Wigan bus station plans on view

Transport for Greater Manchester has started consulting on a proposed £15.7m bus station in Wigan town centre.

The new bus station would be built on the site of the existing one and contain improved toilet, waiting, shop and cycle parking facilities.

The plans for the new bus station form part of a wider piece of work that is taking place in conjunction with Wigan Council to explore options to further improve accessibility and investment within Wigan town centre.

The consultation period started on 23 November and will run until 20 December 2015, during which time members of the public are invited to consider and provide comments on the proposals. Public events have been arranged at the following times and locations as an opportunity to discuss the initial proposals and designs:

  • Grand Arcade Shopping Centre, Saturday 28 November, 10am to 5pm
  • Wigan Wallgate Rail Station, Monday 30 November, 3.30pm to 7.30pm, and Thursday 3 December, 8am to 10.30am
  • Wigan Market Hall, New Market Street, Friday 4 December, 10am to 5pm
  • Wigan Bus Station, Tuesday 8 December, 10am to 5pm, Saturday 12 December, 10am to 5pm

Following the completion of the consultation exercise, consideration will be given to all of the comments received, prior to the submission of a planning application to Wigan Council.

The Wigan bus station development forms part of the wider Greater Manchester Local Growth Deal Programme which is being funded by central government and local contributions.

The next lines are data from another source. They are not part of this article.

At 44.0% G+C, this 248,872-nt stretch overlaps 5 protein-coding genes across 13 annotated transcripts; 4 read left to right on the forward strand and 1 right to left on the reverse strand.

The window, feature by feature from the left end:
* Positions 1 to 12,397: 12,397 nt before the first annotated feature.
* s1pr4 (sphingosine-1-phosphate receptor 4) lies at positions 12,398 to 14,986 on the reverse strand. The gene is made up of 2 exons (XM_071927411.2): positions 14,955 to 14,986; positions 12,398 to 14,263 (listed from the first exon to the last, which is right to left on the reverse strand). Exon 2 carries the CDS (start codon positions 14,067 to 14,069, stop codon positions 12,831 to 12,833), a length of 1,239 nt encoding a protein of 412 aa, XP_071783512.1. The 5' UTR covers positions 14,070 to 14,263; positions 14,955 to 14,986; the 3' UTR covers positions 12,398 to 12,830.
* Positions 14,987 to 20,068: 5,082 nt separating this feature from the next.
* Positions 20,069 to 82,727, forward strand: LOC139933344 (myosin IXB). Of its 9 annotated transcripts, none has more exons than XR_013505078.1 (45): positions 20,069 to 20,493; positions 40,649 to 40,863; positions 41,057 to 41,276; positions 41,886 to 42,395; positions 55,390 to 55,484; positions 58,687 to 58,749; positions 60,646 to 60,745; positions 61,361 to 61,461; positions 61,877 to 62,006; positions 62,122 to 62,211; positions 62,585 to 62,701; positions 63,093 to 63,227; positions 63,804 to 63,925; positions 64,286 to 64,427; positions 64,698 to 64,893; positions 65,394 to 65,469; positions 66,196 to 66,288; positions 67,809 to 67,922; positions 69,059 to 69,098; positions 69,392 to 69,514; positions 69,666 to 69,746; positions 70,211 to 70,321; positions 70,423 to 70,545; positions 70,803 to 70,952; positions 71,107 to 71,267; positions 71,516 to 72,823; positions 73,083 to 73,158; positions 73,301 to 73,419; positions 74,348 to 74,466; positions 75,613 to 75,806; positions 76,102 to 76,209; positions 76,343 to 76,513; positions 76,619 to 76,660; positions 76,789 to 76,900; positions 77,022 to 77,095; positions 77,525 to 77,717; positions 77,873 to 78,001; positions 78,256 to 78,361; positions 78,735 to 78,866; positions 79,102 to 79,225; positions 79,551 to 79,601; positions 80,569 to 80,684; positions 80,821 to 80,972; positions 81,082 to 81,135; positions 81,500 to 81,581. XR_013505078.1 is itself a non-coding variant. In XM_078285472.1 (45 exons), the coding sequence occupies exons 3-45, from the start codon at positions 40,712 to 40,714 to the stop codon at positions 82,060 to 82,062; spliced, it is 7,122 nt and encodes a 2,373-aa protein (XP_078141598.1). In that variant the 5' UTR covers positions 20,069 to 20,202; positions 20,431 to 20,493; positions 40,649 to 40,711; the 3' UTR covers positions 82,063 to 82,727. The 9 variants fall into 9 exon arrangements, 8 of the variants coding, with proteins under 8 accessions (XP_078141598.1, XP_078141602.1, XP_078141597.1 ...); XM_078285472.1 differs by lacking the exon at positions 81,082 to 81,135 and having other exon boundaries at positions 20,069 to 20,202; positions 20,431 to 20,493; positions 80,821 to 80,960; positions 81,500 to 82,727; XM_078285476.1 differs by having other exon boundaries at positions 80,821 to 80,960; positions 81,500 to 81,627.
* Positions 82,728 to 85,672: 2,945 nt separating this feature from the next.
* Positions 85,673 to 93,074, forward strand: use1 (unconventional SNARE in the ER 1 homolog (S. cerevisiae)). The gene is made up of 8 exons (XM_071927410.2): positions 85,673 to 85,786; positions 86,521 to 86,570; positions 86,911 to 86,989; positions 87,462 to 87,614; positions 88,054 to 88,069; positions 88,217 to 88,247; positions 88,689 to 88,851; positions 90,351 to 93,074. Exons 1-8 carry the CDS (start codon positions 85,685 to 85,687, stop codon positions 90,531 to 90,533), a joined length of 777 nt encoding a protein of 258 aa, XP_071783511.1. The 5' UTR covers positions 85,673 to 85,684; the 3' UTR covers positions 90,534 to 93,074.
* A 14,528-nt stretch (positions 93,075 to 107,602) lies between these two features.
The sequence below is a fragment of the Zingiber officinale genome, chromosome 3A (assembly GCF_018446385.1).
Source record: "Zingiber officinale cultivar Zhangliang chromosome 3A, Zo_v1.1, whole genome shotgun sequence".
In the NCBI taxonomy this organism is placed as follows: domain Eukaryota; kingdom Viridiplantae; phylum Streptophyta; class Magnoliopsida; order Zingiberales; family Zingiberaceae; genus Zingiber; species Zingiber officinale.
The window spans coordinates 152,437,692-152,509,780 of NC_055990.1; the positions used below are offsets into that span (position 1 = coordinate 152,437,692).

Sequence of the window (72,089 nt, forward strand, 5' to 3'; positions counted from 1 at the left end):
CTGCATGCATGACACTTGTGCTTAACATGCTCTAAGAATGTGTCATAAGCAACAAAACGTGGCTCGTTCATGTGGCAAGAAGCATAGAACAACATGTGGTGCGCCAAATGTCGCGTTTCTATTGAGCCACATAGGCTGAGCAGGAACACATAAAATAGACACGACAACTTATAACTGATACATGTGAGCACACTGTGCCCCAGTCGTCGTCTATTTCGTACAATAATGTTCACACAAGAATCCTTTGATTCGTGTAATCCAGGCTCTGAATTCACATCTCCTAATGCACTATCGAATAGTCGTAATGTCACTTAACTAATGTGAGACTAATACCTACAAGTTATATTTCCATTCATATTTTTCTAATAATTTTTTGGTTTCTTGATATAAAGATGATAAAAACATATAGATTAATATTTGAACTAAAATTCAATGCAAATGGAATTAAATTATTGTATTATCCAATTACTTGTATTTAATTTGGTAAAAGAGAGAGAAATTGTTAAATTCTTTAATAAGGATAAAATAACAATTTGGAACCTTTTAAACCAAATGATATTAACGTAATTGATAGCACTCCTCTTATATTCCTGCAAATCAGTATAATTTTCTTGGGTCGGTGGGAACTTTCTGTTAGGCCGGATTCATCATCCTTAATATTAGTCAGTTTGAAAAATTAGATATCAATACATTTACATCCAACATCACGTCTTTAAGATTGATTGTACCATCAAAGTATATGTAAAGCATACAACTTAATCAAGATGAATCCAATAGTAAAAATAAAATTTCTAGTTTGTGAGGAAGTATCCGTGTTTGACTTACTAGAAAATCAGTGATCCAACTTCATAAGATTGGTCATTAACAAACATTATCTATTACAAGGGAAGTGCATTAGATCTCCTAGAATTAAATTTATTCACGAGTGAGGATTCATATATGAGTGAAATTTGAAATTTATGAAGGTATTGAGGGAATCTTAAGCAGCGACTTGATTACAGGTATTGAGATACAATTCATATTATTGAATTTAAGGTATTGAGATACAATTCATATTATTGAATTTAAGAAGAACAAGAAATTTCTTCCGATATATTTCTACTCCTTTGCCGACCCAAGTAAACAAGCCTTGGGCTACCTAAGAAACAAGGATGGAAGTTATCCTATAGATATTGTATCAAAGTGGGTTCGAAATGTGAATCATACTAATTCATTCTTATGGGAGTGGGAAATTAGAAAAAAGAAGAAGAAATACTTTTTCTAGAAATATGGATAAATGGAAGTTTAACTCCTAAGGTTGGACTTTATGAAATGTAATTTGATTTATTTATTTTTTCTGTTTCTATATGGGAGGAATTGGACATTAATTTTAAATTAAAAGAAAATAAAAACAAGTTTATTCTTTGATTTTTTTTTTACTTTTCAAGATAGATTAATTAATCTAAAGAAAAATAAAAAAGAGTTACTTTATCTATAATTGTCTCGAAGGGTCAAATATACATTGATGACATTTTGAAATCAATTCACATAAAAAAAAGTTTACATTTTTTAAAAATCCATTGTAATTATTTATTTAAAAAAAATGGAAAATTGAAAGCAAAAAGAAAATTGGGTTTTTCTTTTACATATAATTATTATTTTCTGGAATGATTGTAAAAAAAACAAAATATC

Work is due to start on site in 2017, with the facility open for use by the end of 2018.

Wigan bus station Internal view

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Looks a bit like one of the circulation blocks in those American super-max prisons, apart from cupcake in pink and her mum of course! Just need a few shotgun-wielding prison guards peering down from that circular skylight.

However, good to see these kinds of improved facilities in our towns. The UK 1980s model of bus termini tended towards red-brick brutalism, i.e. a generally half-decent attempt at improvement of the preceding bus depots but blighted by poor lines of sight, layout, and the concomitant threat of petty crime and anti-social behaviour. Tended to allow drunks and other assortments of street scabs to plague law-abiders. CCTV added in the early 1990s helped to an extent but just tended to televise the odd kicking as opposed to be a real deterrent.

By Ady